Brussels-City joins forces with the Solar Impulse Foundation
The City of Brussels signed on Wednesday with Bertrand Piccard, the Solar Impulse pilot with two world tours under his belt, a collaboration agreement for its ecological transition. The agreement aims at providing concrete and immediate responses to the climate emergency. It is valid for a renewable period of two years, but the partnership is not linked to any financial counterpart.
The Solar Impulse Foundation has identified innovative ecological solutions throughout the world. “Call it a kind of super technology watch on which we can base our choices,” says Benoit Hellings, the first Alderman in charge of Climate and Sports.
1 000 solutions
Since the end of Bertrand Piccard’s solar airplane epic – one in an air balloon and the other in the Solar Impulse electric plane – the Swiss adventurer and expert has sent himself a new objective: to label and promote 1 000 efficient solutions that are already available to protect the environment in a profitable way. An ambition that is in line with the City of Brussels’ desire to give a clear boost to respond to the climate emergency.
“Every year, the central purchasing office, the Brussels Kitchens, and the city’s car fleet make very large purchases of products and tools that enable the City to serve citizens and associations,” says Benoit Hellings (Ecolo), whose departments also supervise these three bodies.
“We have imposed a new guideline where the environmental criterion must certainly be followed in public procurement,” Hellings says in the newspaper La Libre Belgique. “But these buyers are not always aware of everything that exists on the market. That’s where the Foundation comes in.”
The Foundation has already been consulted, for example, on the replacement of the refrigerated trucks of the Brussels Kitchens, which deliver between 12 000 and 15 000 meals a day. They were all diesel vehicles that needed to be replaced, and the city was looking for more sustainable alternatives. The Foundation showed them the way to vehicles that run on electricity and compressed natural gas and that are equipped with a cooling system using CO2 foam instead of cold generators.
In other words: Solar Impulse makes suggestions but does not impose anything. It does not recommend a specific brand but indicates the technologies that already exist on the market and are proven. Public procurement rules continue to apply, i.e. the choice of the most advantageous offer in relation to previously determined criteria.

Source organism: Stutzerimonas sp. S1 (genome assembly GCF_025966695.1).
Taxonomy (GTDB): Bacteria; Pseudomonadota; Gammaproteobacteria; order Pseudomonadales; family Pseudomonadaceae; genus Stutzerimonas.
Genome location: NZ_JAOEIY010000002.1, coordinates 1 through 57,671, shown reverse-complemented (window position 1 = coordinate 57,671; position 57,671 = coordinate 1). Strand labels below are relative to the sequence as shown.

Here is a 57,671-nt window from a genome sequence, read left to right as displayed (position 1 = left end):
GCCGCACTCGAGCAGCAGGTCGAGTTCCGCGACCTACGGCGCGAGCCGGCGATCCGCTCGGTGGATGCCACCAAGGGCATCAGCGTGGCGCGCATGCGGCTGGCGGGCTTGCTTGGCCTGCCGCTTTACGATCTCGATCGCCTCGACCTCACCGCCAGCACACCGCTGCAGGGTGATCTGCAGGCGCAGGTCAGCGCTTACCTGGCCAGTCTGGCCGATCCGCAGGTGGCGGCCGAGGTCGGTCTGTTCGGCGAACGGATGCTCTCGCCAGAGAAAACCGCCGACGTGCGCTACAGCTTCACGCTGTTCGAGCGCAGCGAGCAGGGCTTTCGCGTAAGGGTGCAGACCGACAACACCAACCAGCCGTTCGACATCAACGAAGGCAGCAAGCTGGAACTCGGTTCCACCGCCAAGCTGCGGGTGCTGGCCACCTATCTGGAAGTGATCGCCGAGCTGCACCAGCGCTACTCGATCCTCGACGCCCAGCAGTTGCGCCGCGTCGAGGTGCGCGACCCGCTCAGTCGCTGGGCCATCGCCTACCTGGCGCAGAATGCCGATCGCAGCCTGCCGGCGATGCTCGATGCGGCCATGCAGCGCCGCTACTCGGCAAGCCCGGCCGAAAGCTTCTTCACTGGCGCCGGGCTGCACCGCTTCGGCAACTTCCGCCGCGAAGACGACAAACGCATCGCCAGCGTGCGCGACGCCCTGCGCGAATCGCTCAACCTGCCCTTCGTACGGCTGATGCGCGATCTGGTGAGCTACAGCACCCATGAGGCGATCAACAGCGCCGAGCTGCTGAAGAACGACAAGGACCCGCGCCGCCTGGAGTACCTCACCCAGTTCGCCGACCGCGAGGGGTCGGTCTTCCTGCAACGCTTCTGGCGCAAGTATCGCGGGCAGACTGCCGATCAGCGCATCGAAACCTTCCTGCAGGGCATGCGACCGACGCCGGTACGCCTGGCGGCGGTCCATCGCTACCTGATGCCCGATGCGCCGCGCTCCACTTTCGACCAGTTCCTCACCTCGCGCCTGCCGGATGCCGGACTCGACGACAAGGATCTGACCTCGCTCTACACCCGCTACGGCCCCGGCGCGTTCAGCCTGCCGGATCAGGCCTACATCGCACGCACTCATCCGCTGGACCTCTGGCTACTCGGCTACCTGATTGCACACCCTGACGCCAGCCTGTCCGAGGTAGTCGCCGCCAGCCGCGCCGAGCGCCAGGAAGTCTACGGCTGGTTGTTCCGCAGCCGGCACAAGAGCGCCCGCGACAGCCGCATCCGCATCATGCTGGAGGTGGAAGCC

Exchange of information
The partnership agreement also provides for the City of Brussels to distribute solutions identified and tested by its own departments within the Solar Impulse network. It has already suggested to the Foundation that it introduces into its portfolio a water leak detection tool developed by a Belgian company so that it can inform other public authorities elsewhere in the world.
Intelligent sensors placed on water meters have, for example, made it possible to detect a leak in the Manneken-Pis fountain basin, which corresponds to the water consumption of 30 households.
Roll out the carpet
With this approach, the city assumes that it is opting for solutions that are sometimes a little more expensive to purchase than a less sustainable alternative. “It is the role of public authorities to show the way forward by adopting the most environmentally friendly path possible,” explains Benoit Hellings. “We must support emerging technologies to make them economically accessible to the private sector and individuals, although, of course, we also have to adjust our behavior.”
Link with Brussels
Bertrand Piccard, for his part, recalled his family link with Brussels. “When my grandfather made his stratospheric ascents, he was a professor at the ULB. He created the chair of physics. What I learned from him was that scientific exploration should serve to improve the quality of life and protect the environment. This is what guided my father in his underwater research, and this is what guided me in aeronautical research.”
So far, the Solar Impulse Foundation has collected 400 pieces of evidence that environmental protection is profitable and creates jobs. “We are looking for another 600 to come with 1 000 solutions for today,” says Piccard. “I think these are the tools that are missing when we set ambitious objectives for the future. When we say we want to be carbon-neutral by 2050, that’s fine, but we need to know how to get there.”